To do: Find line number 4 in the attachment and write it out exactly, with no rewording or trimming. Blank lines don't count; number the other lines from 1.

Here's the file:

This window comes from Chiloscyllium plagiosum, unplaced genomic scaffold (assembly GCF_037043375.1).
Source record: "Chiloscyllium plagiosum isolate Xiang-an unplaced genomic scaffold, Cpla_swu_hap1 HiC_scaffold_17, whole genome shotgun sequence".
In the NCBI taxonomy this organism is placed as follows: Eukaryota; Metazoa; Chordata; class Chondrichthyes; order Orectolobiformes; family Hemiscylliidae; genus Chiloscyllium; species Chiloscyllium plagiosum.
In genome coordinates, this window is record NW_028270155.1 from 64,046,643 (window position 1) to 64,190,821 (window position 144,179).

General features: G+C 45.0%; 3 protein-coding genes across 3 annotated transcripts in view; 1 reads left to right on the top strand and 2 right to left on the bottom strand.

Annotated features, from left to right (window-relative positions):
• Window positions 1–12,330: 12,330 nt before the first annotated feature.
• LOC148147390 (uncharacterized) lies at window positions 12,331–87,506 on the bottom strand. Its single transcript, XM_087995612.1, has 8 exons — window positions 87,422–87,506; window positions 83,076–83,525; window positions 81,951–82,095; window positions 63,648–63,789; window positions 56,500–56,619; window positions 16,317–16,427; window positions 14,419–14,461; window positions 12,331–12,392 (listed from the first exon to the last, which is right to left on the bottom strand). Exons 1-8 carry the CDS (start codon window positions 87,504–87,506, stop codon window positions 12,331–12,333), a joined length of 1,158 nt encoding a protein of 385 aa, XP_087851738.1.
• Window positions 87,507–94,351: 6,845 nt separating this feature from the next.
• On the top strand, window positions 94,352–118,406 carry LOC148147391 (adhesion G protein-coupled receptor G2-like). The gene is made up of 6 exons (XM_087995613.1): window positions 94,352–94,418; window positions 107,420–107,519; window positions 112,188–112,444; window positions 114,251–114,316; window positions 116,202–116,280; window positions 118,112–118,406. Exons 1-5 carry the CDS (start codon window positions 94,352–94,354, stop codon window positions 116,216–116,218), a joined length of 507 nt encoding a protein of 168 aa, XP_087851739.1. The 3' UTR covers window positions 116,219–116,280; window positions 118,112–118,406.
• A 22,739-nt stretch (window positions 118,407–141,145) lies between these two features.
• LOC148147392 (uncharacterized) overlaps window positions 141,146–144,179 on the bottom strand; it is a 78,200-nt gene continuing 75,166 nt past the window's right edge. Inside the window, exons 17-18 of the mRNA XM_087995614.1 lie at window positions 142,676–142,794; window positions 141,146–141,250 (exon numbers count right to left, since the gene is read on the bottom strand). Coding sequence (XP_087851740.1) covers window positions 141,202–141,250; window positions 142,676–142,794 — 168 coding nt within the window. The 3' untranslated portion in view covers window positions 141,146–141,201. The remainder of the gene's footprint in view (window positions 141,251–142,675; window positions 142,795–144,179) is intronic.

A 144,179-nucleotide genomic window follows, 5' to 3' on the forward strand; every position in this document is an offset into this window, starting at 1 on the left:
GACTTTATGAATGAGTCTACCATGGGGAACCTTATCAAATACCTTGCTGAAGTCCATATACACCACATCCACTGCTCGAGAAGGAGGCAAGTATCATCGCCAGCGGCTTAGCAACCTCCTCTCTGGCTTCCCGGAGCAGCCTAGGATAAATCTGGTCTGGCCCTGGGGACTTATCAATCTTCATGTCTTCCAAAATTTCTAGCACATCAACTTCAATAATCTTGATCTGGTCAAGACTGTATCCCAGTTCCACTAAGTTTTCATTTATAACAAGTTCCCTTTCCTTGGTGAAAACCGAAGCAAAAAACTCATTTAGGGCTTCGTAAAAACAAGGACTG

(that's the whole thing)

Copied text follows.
In genome coordinates, this window is record NW_028270155.1 from 64,046,643 (window position 1) to 64,190,821 (window position 144,179).